I suppose that if all people are doing is currency exchange, then yes we can say that bitcoin is a zero-sum game with winners and losers.  But that's not the case. 

BTC accepted at my browser-based MMO, Minethings.com.  ~1500 active players mining now.
alkor
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June 06, 2011, 07:13:18 PM
 #10

What does it even mean to call a currency zero-sum anyway?  The currency itself is just a medium of exchange. 

It's not just that. The currency is also a store of value.

With the savings of early bitcoin hoarders appreciating wildly, the question is where does that value come from. Is somebody actually loosing in order for them to gain so much?
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June 06, 2011, 07:30:12 PM
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I've always found the practice of changing a word to try to make it insulting to be extremely childish and reflective of a very low IQ.  I wouldn't worry about anything somebody who types 'buttcoin' over and over has to say.

It's like somebody attempting to make an inside joke but it's not funny or clever... just dumb.
gene
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June 07, 2011, 08:52:03 AM
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With the savings of early bitcoin hoarders appreciating wildly, the question is where does that value come from. Is somebody actually loosing in order for them to gain so much?

A common misconception is that bitcoin has no inherent value, which seems to be the error you are implicitly making. Doesn't information have inherent value?

Bitcoin does have inherent value, as endowed by some unique properties.

Let us first recognize that it is a digital bearer currency, with no real analog in the existing financial schemes.

Some of the unique properties:
*the current blockchain has to some degree been bootstrapped and enjoys a "first to market" advantage over other blockchains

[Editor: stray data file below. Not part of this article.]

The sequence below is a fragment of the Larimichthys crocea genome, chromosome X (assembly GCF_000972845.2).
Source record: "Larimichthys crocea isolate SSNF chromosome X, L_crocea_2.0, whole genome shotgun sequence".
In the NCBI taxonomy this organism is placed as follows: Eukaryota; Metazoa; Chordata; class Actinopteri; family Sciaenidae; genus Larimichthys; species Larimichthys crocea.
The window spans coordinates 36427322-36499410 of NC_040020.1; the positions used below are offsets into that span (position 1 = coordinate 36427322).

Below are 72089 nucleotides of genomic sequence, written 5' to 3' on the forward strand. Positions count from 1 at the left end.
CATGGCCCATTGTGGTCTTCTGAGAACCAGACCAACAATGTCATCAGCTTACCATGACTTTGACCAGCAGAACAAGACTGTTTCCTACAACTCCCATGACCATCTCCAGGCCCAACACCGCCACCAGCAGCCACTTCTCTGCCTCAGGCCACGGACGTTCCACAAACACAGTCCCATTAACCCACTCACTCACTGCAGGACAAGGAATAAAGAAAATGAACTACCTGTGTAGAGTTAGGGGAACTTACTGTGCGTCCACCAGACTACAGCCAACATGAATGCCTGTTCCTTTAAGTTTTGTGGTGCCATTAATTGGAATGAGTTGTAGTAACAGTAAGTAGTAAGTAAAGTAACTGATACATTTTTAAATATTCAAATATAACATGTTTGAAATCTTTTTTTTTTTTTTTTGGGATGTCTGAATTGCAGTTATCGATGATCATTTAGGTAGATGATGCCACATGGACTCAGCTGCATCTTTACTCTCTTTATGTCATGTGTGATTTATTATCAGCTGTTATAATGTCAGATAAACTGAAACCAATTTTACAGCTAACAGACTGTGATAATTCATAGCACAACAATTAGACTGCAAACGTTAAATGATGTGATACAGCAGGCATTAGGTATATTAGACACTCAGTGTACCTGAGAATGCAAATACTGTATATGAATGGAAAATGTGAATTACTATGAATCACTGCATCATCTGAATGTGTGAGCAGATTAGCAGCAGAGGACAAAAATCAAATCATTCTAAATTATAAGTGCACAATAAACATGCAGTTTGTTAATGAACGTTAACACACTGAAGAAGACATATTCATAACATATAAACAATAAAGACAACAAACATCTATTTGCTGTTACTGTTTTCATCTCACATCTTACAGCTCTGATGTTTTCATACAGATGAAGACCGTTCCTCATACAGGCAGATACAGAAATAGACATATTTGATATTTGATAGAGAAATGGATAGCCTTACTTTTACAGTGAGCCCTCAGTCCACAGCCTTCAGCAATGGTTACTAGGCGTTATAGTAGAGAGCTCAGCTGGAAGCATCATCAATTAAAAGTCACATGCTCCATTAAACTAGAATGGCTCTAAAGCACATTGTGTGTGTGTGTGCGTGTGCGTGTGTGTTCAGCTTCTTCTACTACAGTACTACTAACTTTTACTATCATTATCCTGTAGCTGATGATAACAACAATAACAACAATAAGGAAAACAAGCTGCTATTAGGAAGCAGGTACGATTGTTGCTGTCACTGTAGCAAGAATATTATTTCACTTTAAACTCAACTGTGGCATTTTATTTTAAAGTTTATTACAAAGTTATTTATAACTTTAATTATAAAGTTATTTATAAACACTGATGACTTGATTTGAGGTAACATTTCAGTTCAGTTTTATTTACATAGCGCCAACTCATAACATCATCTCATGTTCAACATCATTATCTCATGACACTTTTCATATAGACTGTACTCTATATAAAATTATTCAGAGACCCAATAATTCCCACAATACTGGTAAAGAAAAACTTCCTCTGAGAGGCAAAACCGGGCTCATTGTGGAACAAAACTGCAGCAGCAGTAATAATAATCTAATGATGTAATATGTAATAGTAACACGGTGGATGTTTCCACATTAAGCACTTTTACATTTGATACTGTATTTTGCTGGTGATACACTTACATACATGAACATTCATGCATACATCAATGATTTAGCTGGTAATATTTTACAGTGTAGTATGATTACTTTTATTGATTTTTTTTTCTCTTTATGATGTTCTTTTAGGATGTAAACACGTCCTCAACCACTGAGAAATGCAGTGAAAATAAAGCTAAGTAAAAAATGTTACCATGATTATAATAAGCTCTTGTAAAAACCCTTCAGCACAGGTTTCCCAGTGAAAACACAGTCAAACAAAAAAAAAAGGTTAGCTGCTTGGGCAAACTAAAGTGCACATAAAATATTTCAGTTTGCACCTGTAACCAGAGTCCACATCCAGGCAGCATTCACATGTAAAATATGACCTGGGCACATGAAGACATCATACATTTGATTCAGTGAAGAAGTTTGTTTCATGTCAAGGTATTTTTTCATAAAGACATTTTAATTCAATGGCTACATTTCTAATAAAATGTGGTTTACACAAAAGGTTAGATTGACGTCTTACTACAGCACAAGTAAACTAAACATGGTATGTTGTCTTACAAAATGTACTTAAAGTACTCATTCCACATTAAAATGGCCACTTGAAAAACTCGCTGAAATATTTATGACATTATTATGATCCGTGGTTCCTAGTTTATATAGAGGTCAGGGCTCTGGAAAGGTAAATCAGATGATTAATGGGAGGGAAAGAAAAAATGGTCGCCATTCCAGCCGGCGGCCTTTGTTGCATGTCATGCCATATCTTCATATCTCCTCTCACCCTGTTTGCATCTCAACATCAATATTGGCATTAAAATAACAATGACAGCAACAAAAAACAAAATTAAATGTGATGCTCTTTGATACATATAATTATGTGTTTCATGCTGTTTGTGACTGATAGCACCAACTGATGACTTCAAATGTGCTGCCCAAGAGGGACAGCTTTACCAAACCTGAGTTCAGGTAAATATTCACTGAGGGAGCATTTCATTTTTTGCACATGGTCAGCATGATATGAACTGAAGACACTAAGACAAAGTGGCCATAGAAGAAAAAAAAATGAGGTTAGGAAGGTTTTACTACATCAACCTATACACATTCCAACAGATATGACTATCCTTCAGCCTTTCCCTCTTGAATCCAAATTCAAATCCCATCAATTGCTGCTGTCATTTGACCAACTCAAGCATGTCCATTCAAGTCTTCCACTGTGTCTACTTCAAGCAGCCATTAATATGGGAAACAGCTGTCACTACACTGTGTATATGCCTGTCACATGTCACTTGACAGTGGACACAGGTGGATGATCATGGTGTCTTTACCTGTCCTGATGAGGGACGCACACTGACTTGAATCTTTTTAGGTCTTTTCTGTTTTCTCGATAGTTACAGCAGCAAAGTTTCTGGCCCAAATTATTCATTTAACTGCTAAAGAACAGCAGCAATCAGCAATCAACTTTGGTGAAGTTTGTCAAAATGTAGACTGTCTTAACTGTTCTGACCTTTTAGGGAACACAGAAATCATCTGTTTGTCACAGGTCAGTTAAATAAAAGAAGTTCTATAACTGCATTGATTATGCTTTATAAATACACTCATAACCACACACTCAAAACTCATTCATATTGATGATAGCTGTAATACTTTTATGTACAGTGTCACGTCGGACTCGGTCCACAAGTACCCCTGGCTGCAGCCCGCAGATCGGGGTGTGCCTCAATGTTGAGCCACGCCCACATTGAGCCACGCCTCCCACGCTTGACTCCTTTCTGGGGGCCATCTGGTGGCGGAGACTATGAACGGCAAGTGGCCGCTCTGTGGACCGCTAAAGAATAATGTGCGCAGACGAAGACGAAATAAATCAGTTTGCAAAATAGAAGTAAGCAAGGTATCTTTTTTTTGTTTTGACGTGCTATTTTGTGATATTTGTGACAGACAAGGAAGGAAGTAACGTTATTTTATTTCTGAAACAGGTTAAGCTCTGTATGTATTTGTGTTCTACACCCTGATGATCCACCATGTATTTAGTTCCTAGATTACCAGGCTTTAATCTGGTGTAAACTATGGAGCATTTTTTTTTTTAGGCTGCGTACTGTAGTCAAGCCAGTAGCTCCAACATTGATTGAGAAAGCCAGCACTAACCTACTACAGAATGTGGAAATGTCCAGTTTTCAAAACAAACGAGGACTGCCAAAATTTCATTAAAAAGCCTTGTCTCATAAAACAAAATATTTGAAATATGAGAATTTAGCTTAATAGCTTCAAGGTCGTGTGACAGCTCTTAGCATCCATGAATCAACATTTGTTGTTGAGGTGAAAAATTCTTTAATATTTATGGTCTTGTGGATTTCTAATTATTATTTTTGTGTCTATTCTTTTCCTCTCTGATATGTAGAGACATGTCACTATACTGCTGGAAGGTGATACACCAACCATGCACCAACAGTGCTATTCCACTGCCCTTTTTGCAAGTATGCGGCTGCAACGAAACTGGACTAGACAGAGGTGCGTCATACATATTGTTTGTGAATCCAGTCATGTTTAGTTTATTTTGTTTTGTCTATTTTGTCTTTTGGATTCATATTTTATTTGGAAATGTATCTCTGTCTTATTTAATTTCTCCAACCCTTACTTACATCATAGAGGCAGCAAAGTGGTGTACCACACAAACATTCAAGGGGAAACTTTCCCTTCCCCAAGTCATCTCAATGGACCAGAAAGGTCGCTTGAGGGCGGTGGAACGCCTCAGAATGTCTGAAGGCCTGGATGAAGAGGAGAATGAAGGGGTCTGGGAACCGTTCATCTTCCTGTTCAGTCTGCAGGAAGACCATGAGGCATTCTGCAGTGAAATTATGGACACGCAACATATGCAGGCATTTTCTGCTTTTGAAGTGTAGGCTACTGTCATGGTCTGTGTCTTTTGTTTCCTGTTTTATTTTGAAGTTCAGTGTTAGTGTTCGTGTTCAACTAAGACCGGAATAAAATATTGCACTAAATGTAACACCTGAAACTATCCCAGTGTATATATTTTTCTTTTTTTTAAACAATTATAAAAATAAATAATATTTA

*it is a limited resource (within a blockchain)
*it cannot be counterfeited
*it required minimal resources, relative to utility (and these normalized requirements are decreasing all the time)
*it requires no trust
*transfers are unlimited and inexpensive, and these costs will hopefully approach a minimal value towards a true physical cost (energy) which will also decrease with time
*essentially infinitely divisible
*provided the network is resilient enough, it cannot be stopped (this is admittedly a tautology, but reveals that bitcoin is in a race for survival)
*permits cryptographically strong individual financial freedom. period

There are more, but this list should suffice to show that this blockchain is inherently extremely valuable. In terms of USD, it is my opinion that bitcoins are extremely undervalued. "The market" is realizing bitcoin's real value, as seen by the increasing ratio of USD to BTC. Another hint of bitcoin's value is that it has been recognized as a real threat to wall street's financial and political hegemony (via their puppet Schumer). That must tell you something.

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Astro
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June 07, 2011, 09:02:04 AM
 #13

What's with such hostility? It's one thing to think bitcoin is an unworthy project, but to actually want it to be "stomped out of existence" really crosses the line.

Honestly, a whole bunch of Aspergian basement-dweller types are really really upset about this because 1) They didn't think of it or 2) They just found out about it.  Faux rage is strong with Internet males who feel left out.
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June 07, 2011, 09:10:05 AM
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A common misconception is that bitcoin has no inherent value, which seems to be the error you are implicitly making.
"Inherent value" is not an expression that has a defined meaning. If you mean intrinsic value then no, Bitcoin does not have one. If it did, it would be possible to tell the minimum value that a Bitcoin has in dollars fairly accurately.
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June 07, 2011, 09:11:21 AM
 #15

You're attempting to reason with pseudo-anonymous commenters on the internet. Just for perspective.